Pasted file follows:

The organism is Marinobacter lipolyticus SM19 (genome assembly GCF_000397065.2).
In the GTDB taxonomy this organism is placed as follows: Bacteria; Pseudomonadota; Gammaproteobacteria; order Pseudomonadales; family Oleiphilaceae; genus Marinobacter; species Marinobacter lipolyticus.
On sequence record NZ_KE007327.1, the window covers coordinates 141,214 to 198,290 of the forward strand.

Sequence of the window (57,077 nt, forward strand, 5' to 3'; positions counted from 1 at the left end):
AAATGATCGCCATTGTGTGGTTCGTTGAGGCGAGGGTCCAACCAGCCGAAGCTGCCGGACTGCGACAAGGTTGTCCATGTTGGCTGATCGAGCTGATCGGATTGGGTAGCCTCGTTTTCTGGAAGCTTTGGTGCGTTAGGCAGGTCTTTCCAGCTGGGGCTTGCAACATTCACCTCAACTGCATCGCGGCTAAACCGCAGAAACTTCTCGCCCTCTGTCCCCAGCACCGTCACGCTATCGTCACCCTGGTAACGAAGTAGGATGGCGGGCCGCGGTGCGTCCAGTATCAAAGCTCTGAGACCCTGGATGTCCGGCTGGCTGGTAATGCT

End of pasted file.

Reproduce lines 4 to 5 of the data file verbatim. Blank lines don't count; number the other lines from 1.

Sequence of the window (57,077 nt, forward strand, 5' to 3'; positions counted from 1 at the left end):
AAATGATCGCCATTGTGTGGTTCGTTGAGGCGAGGGTCCAACCAGCCGAAGCTGCCGGACTGCGACAAGGTTGTCCATGTTGGCTGATCGAGCTGATCGGATTGGGTAGCCTCGTTTTCTGGAAGCTTTGGTGCGTTAGGCAGGTCTTTCCAGCTGGGGCTTGCAACATTCACCTCAACTGCATCGCGGCTAAACCGCAGAAACTTCTCGCCCTCTGTCCCCAGCACCGTCACGCTATCGTCACCCTGGTAACGAAGTAGGATGGCGGGCCGCGGTGCGTCCAGTATCAAAGCTCTGAGACCCTGGATGTCCGGCTGGCTGGTAATGCT